Whilst on the hunt for a new house, you happen across one that is perfect. However, when asked what the catch is, the guy renting it says:
"Well, it's got a bit of a history..."And it's at this point you run, right? You don't shake his hand, you don't sign anything and you sure as shit don't move in.
So why Sara Campbell (the wonderful Virginia Madsen), upon learning this place used to be a funeral home - complete with handy morgue area in the basement - decides to do just that, it's hard to say.
What's that? The Haunting In Connecticut would never have happened if she hadn't? Well, that's kind of my point.
Times are tough for the Campbells family, to be fair. Their eldest son Matt is undergoing intensive cancer treatment; while the father of the clan is an ex heavy drinker, currently residing on a trembling wagon.
Their house move comes about in order to be closer to Matt's hospital. But it isn't long before the words of their doctor - "Basically we're waging war inside Matt's body" - start ringing more true than any of the family thought possible.
In short, some bad stuff went down in their new place. Far worse than just funeral arrangements. We're talking necromancy. We're talking... CGI ectoplasm.
I really love the word ectoplasm.
To cut right to the meat: this film is not scary in the least. It overdoes the jump scares in the first act, too, so even cheap shots such as those become old very quickly.
There's no suspense, and when we are shown anything horrible, the scene usually ends with one of those fucking annoying sped up intense zoom-ins that have become rampant in the genre over the past few years.
One brave move and about the only moment my facial expression changed from one of blank indifference, was when they showed an eyelid being cut off.
I kept thinking 'They're going to cut away from this any time now, surely?'. But they didn't. Owwww.
Aside from that, the haunting in question can be summed up in the following caps:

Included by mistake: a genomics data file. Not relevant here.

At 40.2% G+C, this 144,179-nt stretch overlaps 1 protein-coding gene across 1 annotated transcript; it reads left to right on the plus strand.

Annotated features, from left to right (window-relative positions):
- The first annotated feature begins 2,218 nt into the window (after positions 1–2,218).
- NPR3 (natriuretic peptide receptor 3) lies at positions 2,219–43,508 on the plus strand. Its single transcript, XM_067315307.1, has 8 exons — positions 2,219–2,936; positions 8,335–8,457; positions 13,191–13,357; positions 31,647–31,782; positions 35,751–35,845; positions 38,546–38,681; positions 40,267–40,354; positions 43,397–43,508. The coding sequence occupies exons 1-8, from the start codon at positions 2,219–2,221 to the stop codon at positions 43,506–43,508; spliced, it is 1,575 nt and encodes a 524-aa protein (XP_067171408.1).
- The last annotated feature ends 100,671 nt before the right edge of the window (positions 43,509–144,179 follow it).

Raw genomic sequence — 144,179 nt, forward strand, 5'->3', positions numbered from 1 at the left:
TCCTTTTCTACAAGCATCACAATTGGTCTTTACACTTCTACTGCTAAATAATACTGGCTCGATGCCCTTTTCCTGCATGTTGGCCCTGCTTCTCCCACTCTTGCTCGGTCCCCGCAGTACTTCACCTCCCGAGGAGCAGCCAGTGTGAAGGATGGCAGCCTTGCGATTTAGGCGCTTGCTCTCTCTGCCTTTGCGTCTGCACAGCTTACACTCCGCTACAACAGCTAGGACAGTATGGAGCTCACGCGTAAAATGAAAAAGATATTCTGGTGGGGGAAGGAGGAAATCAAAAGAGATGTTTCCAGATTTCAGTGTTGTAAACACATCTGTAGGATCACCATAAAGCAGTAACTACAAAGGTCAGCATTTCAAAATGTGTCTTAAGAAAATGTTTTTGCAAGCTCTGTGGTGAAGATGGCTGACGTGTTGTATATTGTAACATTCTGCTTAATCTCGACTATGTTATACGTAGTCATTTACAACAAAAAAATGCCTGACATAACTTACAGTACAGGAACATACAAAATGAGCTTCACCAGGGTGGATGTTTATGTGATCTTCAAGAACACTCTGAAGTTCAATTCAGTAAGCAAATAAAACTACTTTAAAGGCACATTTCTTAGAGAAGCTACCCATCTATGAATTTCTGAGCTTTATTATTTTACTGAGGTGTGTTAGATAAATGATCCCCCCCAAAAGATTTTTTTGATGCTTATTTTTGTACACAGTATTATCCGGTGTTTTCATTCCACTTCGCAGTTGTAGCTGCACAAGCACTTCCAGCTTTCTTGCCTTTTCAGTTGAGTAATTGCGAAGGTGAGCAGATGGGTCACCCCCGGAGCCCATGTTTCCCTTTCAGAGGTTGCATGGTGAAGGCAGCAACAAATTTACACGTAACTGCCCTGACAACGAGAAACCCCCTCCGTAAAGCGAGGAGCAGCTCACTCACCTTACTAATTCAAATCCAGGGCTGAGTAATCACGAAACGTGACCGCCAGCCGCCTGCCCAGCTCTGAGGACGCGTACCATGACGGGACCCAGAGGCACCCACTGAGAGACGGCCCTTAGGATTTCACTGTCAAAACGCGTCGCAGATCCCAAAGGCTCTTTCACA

Matt-specific visions of ghastliness.
Bottom of the bed shadowy figures.
On the bed, well-lit lidless desecrated corpses.
Ho-ly shit. Mouldy food.
This movie doesn't teach us much about what makes a good horror film, however what we can take away from it is that getting a surveyor in before committing to a property is of the utmost importance. For it transpires in this tale, that the walls of the basement are lined with grave-robbed corpses. Literally piled atop one another.
Yeah, well that would certainly bring a few bad vibes to a place.
It doesn't take much more than a nudge from an axe wielded by a dying boy to uncover them, either. How the hell were these dusty stiffs missed for so many years of the house being occupied and people (presumably) terrorised?
While I am asking questions:
- Why does the DVD cover feature a boy in a crucifiction pose? Nothing like that happens in the film.
- Why does the film open and close with Sara talking to a video camera, but never explains the reasons behind this? Could they not think of another way to introduce and conclude the story?
As may have become clear by now, The Haunting In Connecticut is sadly neither good nor bad enough to warrant my recommendation. It's just... mediocre. Something no horror film should ever be!
To quote Madsen's last line of dialogue in the film: "Consider yourself warned."